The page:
3. Take care of your nipples (Guys—watch out!). NOTHING is more painful than having a sweat soaked shirt rub your nipples raw until they bleed. This will happen over 42.2 kilometers unless you take precautions. Women need to wear a sports bra that they have tested in long runs. Guys should use band-aids or any other bandage to cover. Plus some lubricant on top to make sure.
4. Carry a fanny pack with key aids. There are special running fanny packs that are comfortable and allow you to carry along small items. Despite the best efforts of your friends and family to be along the course for support; and the race organizers to have plenty of aid stations, 99% of the time you will find yourself in need and no one is there to help. I suggest to carry a small amount of toilet paper; lubricant for any chafing/lips; some gel packs for energy; and some money in case you need to buy something enroute. Also a cell phone can help if you are in a large race and will need to locate your family at the finish line.
5. Eat as normal. There is plenty of talk about “carbo loading” and the like. This is fine, but in reality don’t try new foods the day before or the day of the marathon. Eat as you normally would. This kind of running can really wreak havoc on your bowels and stomach, and to add in new foods can often make it worse.
6. Get to the start line at least 45 minutes prior to start. You will need to sort out where to start, ensure you have everything, and also to make a last minute trip to the toilet. Don’t come 5 minutes before when the mad rush is on—get there early and warm up.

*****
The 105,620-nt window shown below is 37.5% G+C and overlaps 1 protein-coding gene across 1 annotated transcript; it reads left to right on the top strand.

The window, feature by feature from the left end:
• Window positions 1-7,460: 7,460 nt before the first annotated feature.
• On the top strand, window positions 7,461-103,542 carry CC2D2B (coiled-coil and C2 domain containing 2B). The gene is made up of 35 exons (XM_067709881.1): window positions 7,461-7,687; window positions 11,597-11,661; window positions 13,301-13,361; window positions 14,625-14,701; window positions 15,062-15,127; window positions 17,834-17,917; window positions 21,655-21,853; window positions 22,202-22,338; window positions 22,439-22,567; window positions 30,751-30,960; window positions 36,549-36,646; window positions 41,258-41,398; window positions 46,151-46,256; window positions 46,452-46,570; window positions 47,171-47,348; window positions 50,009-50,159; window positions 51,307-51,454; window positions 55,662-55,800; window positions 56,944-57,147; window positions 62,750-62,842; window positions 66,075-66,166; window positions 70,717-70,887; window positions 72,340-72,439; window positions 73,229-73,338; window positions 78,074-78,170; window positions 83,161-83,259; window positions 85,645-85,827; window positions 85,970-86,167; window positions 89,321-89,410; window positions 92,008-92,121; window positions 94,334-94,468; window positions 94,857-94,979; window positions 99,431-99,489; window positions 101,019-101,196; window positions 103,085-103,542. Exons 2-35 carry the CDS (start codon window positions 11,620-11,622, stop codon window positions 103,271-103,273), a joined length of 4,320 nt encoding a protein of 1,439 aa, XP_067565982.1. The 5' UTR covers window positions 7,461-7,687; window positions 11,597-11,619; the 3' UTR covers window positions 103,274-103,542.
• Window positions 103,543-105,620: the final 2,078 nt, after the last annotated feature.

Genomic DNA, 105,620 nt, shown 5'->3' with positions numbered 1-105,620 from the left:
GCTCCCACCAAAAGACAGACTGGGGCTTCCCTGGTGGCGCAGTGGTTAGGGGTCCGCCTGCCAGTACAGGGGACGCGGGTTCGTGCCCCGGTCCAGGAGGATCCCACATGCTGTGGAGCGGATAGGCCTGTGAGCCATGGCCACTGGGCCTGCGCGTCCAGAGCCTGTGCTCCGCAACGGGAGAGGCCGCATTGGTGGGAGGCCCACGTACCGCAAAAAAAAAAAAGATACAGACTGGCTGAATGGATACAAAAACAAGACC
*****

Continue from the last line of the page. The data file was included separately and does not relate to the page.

7. Mix water and sports drinks during the run. I would not suggest drinking only water or only a sports drink. Mix them and drink a half-cup of each at each aid station. DON’T SKIP OUT ON THE FLUIDS. Take a little at every stop! You are not dehydrated until it is too late to notice. Water is crucial but if this is all you drink, you will feel bloated and will not get all the nutrients you need. Drink only Powerade and you will get all the electrolytes (needed for muscle contraction) but you can get an upset stomach. This is why it is key to mix them.
8. Take walk breaks. Even if only for 30 seconds, this allows your running muscles to rest briefly while you switch focus to the walking muscles. I suggest walking for a few seconds at each water station. Many people, myself included, will say they have run their fastest times when they took small walk breaks every 10 or 15 minutes. This preserves your legs for the final 10 KM, which is when the real marathon begins!
9. Get your sleep 2 days before the race. You won’t sleep too well the night before, so don’t worry about it, and under no circumstances should you take any medication to help you sleep that can make you groggy the next morning. The key is to get a good night sleep 2 days prior. Focus on this night (Friday) and don’t stay out too late.
10. Finally, don’t do anything stressful the final week of the marathon. Too many runners try to get in some final tough runs on the last 7 days, and they enter the marathon with dead legs. There is nothing you can do to get in any better shape in the final 7 days, so don’t even try. The only thing you can gain by over training in the final week is sore legs that will let you down on marathon day. Take it easy, rest up. And on the Saturday before, do NOTHING. No walking, nothing. Lay around the house and watch movies!